Description Usage Arguments Details Value References See Also Examples

This function generates a vector of two (or three) independent processes, conditionally on the first one, by shifting the second (and the third) process.

It also calculates the set of close points and the mean distance in the generated vector,
for each point *t_{x_i}* in the first process.

1 |

`posx` |
Numeric vector. Position of the occurrence points in the first process. |

`posy` |
Numeric vector. Position of the occurrence points in the second process. |

`posz` |
Optional. Numeric vector. Position of the occurrence points in the third process. |

`T` |
Numeric value. Length of the observed period of the processes. |

`shii1` |
Numeric value. Distance used to shift the points in the second process. It must be a positive value lower than T. |

`shii2` |
Optional. Numeric value. Distance used to shift the points in the third process. It must be NULL, if there are two processes, and a positive value lower than T, if there are three. |

`PA` |
Optional. Logical flag. If it is TRUE, the close point relation is broadened by including the previous and the following points to the overlapping intervals. |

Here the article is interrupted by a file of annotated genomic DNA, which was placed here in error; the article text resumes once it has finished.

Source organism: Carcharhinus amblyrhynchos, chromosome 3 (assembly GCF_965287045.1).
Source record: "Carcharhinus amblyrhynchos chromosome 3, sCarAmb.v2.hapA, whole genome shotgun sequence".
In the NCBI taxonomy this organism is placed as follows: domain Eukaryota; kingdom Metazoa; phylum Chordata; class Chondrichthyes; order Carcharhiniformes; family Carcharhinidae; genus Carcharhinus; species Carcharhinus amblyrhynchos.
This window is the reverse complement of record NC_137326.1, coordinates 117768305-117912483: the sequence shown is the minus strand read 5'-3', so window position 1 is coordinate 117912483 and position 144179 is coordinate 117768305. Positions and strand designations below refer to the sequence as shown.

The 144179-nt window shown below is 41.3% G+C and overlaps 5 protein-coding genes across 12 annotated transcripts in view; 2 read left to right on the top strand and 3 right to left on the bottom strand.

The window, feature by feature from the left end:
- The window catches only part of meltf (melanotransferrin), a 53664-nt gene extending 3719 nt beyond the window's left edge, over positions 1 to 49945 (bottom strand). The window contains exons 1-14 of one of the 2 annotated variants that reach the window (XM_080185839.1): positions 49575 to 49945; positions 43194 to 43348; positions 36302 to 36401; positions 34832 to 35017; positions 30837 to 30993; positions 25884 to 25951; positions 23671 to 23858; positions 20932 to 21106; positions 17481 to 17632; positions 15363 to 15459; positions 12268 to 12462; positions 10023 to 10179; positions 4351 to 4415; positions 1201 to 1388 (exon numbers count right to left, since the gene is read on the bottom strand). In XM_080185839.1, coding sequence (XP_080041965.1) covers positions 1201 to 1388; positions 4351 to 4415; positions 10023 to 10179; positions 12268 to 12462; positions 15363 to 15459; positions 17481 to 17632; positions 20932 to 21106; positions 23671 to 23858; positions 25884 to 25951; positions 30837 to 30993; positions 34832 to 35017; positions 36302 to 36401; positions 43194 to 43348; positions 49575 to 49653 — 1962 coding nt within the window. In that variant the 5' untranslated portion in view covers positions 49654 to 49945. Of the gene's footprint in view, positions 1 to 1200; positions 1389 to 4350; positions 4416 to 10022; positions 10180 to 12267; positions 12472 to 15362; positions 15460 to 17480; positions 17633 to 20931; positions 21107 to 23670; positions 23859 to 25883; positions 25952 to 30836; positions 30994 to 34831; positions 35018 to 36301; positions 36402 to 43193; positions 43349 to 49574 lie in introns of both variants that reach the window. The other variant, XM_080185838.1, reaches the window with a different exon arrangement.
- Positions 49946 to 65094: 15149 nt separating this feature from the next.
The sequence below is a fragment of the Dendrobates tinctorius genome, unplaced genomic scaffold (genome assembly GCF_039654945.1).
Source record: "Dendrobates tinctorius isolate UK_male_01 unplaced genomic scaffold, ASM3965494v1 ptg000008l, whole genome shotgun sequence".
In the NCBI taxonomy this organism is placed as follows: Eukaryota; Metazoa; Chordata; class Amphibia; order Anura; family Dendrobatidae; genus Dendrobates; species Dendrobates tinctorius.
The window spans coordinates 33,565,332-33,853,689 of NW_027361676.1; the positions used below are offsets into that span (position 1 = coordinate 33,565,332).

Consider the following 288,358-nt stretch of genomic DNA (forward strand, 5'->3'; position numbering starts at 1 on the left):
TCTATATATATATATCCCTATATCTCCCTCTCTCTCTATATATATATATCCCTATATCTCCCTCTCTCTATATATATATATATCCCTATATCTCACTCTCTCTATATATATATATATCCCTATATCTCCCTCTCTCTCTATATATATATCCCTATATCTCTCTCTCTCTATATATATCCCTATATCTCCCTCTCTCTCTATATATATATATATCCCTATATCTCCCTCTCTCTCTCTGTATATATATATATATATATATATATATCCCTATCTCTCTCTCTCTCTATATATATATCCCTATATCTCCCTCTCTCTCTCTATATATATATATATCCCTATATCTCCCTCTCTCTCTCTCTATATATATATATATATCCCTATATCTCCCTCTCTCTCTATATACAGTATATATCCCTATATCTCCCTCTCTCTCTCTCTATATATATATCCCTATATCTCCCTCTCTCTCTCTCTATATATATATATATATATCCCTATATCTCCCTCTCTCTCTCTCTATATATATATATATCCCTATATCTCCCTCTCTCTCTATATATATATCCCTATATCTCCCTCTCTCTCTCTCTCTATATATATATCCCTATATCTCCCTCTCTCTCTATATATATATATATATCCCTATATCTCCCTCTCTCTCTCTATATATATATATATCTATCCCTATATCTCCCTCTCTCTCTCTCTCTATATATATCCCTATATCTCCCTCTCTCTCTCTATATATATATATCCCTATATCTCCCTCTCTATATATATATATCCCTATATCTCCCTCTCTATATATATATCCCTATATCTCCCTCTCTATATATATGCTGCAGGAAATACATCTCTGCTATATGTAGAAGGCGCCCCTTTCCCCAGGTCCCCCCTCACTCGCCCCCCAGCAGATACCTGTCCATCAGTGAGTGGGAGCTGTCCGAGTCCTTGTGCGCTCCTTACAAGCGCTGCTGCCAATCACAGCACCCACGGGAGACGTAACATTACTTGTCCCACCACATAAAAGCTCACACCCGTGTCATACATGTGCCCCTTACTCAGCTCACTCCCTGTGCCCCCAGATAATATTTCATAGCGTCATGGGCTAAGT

`info` |
Optional. Logical flag. If it is TRUE, information about the generated points is shown on the screen and dotcharts and bivariate charts of the occurrence points of the three processes are displayed. |

`...` |
Further arguments to be passed to the functions |

This function is mainly used in the application of the Lotwicck- Silverman approach, see Lotwick and Silverman (1982), to generate a pair of independent
processes with the same marginal distributions than the observed ones. These processes are used for example to build
a test to assess independence between two or three processes, see `TestIndLS`

.

The key idea is to wrap the processes onto a circumference by identifying the opposite sides of the time interval where they are observed. The first process is fixed, while the others are shifted over the circumference a given amount. The idea of this translation is to keep the marginal distribution of the processes but to break any dependence between them, without the need of parametric models to describe the marginal patterns.

The function also calculates the set of close points and the mean distance
for each point *t_{x_i}* in the first process, in the new shifted vector of processes.

`DistTri` |
The vector of the mean distances of points |

Lotwick, H.W. and Silverman, B.W. (1982). Methods for analysing Spatial processes of several types of points.
*J.R. Statist. Soc. B*, 44(3), pp. 406-13

1 2 3 4 5 6 7 8 9 10 11 | ```
set.seed(123)
lambdax<-runif(200, 0.01,0.17)
set.seed(124)
lambday<-runif(200, 0.015,0.15)
set.seed(125)
lambdaz<-runif(200, 0.005,0.1)
posx<-simNHPc(lambda=lambdax, fixed.seed=123)$posNH
posy<-simNHPc(lambda=lambday, fixed.seed=123)$posNH
posz<-simNHPc(lambda=lambdaz, fixed.seed=123)$posNH
aux<-DistShift(posx=posx, posy=posy, posz=posz, T=200, shii1=59, shii2=125 )
``` |

Embedding an R snippet on your website

Add the following code to your website.

For more information on customizing the embed code, read Embedding Snippets.